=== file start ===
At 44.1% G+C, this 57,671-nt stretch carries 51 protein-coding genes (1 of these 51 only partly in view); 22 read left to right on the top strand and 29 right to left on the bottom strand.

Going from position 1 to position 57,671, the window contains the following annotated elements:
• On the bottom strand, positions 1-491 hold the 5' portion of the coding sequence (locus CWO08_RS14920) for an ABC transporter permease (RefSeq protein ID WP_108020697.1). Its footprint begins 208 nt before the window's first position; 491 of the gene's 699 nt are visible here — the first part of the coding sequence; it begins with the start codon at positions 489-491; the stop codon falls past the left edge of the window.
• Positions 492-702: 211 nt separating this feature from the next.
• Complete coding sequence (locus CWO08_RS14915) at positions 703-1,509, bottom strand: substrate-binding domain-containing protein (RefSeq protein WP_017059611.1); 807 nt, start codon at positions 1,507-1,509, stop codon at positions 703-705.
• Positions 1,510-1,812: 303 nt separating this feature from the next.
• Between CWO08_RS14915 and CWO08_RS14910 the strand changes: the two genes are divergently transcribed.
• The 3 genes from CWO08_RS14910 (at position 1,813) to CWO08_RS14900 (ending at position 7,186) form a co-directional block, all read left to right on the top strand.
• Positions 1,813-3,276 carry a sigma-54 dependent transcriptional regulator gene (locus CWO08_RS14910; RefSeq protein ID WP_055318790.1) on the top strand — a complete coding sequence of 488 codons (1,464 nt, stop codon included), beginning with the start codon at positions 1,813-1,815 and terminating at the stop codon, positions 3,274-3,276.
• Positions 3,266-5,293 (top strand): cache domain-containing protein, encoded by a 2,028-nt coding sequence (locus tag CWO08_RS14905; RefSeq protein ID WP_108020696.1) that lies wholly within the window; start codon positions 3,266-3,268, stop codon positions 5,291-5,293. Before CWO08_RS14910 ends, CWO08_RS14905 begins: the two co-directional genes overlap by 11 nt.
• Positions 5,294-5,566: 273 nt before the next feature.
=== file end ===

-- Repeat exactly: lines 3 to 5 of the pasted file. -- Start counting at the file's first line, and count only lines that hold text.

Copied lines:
• On the bottom strand, positions 1-491 hold the 5' portion of the coding sequence (locus CWO08_RS14920) for an ABC transporter permease (RefSeq protein ID WP_108020697.1). Its footprint begins 208 nt before the window's first position; 491 of the gene's 699 nt are visible here — the first part of the coding sequence; it begins with the start codon at positions 489-491; the stop codon falls past the left edge of the window.
• Positions 492-702: 211 nt separating this feature from the next.
• Complete coding sequence (locus CWO08_RS14915) at positions 703-1,509, bottom strand: substrate-binding domain-containing protein (RefSeq protein WP_017059611.1); 807 nt, start codon at positions 1,507-1,509, stop codon at positions 703-705.